The U.S. military is turning to allies in the Middle East to fill gaps when Navy aircraft carriers can't make it out to the region, a top general said Thursday.
Army Gen. Joseph Votel, the head of U.S. Central Command, told lawmakers that his command can't always get an aircraft carrier into the region when they'd like to. His response comes as Pentagon leaders are reportedly considering retiring one of its 11 aircraft carriers -- the Harry S. Truman -- early.
"We had to work solutions that included other platforms and other coalition partners to help meet those requirements," Votel said Thursday during a House Armed Services committee hearing.
Defense leaders are currently debating the value of paying to refuel the Truman's nuclear reactor core, Breaking Defense reported last week. Retiring the supercarrier early -- between 2020 and 2025 --could save more than $30 billion, according to the site, which could be invested in more high-tech equipment.
The lack of carriers didn't hurt ongoing operations in Afghanistan, Iraq or Syria, Votel said. They were still able to carry out their missions using the ships they did have "in conjunction with our land-based capabilities," he said.
The Marine Corps stood up a land-based crisis response unit in recent years to make up for a shortage in amphibious assault ships. That unit, called the Special Purpose Marine Air-Ground Task Force-Central Command, operates from Kuwait and other locations and comes equipped with 2,000 Marines, aircraft and a logistics element.
Votel did not say what percentage of his requests for carrier presence went unfulfilled. He told Rep. Elaine Luria that he would get back to her with an answer on the rate.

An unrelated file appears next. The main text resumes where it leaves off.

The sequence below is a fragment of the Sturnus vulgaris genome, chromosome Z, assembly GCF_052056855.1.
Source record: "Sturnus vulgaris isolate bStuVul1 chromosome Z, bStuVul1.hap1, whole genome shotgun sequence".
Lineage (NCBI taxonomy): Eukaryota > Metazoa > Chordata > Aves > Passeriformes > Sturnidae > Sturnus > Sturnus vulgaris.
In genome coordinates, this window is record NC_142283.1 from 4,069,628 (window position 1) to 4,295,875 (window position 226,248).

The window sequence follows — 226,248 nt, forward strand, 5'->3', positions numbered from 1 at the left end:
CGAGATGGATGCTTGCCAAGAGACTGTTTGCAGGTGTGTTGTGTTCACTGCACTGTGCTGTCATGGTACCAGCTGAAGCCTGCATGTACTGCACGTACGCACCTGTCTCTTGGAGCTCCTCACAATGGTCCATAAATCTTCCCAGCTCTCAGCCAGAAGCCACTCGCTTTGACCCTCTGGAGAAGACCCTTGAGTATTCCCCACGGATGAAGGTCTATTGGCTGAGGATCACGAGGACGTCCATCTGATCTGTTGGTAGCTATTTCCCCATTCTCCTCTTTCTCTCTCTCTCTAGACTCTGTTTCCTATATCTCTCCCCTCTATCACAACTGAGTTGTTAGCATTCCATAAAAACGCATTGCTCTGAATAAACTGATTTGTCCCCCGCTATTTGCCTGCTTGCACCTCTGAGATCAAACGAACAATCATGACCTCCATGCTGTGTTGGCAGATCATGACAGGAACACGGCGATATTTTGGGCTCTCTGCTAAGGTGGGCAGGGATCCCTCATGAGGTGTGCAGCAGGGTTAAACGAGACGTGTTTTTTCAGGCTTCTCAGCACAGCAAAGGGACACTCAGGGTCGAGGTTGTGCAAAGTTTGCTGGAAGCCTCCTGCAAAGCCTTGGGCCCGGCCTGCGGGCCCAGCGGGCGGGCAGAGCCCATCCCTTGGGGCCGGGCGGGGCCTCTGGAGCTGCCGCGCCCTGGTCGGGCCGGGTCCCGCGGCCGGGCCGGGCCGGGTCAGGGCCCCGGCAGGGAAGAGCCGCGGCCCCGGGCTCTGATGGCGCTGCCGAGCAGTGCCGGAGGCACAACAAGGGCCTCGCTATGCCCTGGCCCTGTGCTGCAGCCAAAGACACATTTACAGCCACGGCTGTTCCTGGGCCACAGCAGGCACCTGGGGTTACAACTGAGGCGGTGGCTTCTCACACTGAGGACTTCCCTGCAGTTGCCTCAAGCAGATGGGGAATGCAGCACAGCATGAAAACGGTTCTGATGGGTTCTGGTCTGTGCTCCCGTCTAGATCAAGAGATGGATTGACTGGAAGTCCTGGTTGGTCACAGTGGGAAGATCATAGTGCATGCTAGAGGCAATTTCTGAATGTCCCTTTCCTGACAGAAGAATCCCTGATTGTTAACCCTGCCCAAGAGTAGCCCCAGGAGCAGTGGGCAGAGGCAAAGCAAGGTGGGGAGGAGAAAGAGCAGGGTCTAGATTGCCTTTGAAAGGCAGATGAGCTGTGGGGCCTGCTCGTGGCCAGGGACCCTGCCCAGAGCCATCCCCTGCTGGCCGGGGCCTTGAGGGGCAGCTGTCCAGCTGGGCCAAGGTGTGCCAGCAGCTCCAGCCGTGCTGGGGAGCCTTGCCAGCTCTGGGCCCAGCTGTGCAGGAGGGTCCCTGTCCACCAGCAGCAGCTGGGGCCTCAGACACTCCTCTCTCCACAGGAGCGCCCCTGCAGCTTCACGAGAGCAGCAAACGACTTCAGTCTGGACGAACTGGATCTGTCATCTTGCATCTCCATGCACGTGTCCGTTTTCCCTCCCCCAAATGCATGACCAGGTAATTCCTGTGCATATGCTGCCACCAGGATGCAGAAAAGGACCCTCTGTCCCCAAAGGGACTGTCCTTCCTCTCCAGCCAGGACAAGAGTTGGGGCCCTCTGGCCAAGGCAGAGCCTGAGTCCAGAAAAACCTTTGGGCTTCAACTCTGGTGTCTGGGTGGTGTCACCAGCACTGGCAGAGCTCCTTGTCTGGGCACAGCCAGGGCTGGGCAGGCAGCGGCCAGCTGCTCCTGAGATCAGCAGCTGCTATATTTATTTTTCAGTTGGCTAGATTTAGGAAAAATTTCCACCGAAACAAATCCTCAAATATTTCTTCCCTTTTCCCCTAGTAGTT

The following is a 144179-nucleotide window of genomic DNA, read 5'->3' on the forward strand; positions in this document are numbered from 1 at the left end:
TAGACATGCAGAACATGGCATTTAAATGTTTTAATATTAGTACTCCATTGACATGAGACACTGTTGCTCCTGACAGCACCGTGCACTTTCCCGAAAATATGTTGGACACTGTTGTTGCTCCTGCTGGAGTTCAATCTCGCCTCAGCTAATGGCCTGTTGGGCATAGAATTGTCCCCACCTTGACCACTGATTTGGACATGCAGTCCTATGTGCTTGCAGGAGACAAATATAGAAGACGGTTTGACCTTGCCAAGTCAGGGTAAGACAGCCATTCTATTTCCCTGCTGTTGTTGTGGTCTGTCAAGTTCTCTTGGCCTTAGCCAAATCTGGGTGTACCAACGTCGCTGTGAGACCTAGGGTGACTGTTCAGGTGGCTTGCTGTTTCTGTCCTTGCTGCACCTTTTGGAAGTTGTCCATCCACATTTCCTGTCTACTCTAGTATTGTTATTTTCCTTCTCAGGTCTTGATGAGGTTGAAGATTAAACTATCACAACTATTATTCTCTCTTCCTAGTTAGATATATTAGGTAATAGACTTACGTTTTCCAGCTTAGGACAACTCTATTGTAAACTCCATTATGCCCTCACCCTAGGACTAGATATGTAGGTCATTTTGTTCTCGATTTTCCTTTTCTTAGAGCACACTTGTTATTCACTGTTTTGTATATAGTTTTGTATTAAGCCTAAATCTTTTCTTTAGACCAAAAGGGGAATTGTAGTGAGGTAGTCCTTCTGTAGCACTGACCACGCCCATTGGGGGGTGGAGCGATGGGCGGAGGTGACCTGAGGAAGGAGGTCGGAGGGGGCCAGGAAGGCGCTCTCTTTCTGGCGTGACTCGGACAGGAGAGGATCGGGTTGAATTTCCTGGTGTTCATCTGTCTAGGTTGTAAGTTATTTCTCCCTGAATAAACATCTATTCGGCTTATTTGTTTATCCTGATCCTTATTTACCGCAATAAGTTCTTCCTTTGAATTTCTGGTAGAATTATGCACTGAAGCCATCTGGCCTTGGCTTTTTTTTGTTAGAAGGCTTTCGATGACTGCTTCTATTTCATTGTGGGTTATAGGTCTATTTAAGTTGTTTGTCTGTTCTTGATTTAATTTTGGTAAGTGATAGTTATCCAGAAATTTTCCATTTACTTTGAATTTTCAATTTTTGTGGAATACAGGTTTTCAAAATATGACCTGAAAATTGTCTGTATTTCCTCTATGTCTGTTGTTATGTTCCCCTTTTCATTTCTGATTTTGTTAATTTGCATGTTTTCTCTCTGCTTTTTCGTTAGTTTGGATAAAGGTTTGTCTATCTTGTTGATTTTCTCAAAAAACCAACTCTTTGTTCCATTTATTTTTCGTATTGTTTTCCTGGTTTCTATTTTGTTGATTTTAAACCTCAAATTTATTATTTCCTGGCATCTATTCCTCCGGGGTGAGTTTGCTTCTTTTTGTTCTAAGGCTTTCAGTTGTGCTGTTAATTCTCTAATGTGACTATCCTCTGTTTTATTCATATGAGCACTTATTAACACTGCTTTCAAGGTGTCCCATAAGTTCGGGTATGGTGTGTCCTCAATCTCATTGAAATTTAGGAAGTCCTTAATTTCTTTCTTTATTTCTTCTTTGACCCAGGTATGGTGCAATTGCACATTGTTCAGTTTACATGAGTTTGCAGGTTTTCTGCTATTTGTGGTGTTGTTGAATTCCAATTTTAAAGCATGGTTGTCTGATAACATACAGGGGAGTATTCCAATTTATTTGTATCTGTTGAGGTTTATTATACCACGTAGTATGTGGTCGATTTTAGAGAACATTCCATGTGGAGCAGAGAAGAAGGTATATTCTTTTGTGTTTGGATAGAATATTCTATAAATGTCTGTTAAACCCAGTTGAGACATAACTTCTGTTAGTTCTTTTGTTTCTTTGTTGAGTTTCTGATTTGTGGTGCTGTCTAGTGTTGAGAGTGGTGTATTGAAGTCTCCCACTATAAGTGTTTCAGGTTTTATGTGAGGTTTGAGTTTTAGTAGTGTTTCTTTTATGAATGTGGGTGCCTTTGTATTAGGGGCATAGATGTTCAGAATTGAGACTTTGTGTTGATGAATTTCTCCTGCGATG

Luria, a Virginia Democrat, was asking whether the Navy's Optimized Fleet Response Plan, which put ships on 36-month cycles instead of 24-month cycles, was hurting missions in Votel's combatant command. Troops spend less time deployed at sea under that model, though they must remain ready to go for more than a year after returning home.
Getting back out to the Middle East from the U.S. takes time though. And Luria wanted to know whether the U.S. is still able to meet its maritime requirements in the region.
That, Votel replied, can be a challenge. Key responsibilities in the Middle East include reassuring allies and deterring the enemy.
They also support freedom of navigation and commerce through critical chokepoints in the region, he said. Last year, for example, the military was prepared to keep a vital crude-oil transit lane open after Iranian leaders threatened to block it after they were threatened with new sanctions.
"In some cases, we have been challenged in these areas," Votel said, of operating without a carrier in the region.
The Navy put the Optimized Fleet Response Plan into action in fiscal 2015. More than four years later, Votel said it's still too early to tell whether the concept is working.
"I think we have a ways to go yet before we declare that this is not a concept that works," he said. "I think we've seen it work in other combatant commands, and we look forward to trying it in CENTCOM as well."